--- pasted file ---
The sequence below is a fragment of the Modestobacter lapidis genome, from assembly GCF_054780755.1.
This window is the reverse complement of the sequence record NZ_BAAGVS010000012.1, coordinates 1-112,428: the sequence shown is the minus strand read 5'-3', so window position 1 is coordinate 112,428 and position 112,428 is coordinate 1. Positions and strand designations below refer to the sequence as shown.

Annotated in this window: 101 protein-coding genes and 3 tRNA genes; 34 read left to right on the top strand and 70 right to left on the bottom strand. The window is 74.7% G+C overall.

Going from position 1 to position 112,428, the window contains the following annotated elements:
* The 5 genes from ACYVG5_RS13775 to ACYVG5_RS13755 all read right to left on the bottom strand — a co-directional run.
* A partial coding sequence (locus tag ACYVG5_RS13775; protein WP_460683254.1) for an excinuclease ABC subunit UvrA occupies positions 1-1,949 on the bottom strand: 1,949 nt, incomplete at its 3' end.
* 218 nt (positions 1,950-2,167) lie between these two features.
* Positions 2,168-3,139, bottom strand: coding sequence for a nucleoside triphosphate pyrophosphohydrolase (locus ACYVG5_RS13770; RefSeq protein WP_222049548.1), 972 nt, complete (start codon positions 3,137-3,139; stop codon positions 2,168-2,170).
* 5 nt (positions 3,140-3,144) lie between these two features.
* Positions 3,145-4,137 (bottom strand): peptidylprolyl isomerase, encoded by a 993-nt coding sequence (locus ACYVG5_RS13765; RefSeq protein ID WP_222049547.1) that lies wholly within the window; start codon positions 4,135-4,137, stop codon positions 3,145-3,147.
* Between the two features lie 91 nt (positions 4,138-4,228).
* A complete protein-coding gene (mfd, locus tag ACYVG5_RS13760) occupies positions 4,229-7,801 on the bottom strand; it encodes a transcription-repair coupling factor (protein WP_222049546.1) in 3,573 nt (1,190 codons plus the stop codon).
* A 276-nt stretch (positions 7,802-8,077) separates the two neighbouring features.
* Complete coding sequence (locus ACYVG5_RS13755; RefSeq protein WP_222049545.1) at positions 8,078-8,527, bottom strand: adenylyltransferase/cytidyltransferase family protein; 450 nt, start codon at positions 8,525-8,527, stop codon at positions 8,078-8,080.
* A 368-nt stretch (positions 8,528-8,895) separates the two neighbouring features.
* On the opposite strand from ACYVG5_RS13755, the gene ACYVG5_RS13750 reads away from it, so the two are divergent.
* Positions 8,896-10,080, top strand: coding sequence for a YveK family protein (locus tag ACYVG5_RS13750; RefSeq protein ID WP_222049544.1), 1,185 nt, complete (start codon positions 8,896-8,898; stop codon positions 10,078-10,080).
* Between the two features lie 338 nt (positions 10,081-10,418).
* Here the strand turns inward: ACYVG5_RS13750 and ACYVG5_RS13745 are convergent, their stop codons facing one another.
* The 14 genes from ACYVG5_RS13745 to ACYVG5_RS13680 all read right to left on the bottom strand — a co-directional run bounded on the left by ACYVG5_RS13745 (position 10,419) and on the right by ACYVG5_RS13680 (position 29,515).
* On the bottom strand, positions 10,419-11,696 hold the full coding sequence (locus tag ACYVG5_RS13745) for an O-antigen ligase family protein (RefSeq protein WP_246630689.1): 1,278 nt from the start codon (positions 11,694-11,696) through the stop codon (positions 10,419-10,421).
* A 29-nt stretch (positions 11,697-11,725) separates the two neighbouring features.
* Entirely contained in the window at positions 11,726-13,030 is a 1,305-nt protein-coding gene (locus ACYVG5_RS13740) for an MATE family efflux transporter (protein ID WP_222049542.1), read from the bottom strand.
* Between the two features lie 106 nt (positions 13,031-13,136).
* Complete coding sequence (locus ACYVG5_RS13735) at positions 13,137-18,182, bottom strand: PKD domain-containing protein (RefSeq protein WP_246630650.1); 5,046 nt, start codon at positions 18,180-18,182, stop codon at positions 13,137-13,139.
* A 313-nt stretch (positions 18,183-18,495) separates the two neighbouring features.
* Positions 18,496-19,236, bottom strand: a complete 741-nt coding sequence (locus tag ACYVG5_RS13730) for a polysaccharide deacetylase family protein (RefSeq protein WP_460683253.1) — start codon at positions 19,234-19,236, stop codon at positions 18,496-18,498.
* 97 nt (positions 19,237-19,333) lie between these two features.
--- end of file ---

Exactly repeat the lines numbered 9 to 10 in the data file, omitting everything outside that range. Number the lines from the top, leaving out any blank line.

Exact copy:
* 5 nt (positions 3,140-3,144) lie between these two features.
* Positions 3,145-4,137 (bottom strand): peptidylprolyl isomerase, encoded by a 993-nt coding sequence (locus ACYVG5_RS13765; RefSeq protein ID WP_222049547.1) that lies wholly within the window; start codon positions 4,135-4,137, stop codon positions 3,145-3,147.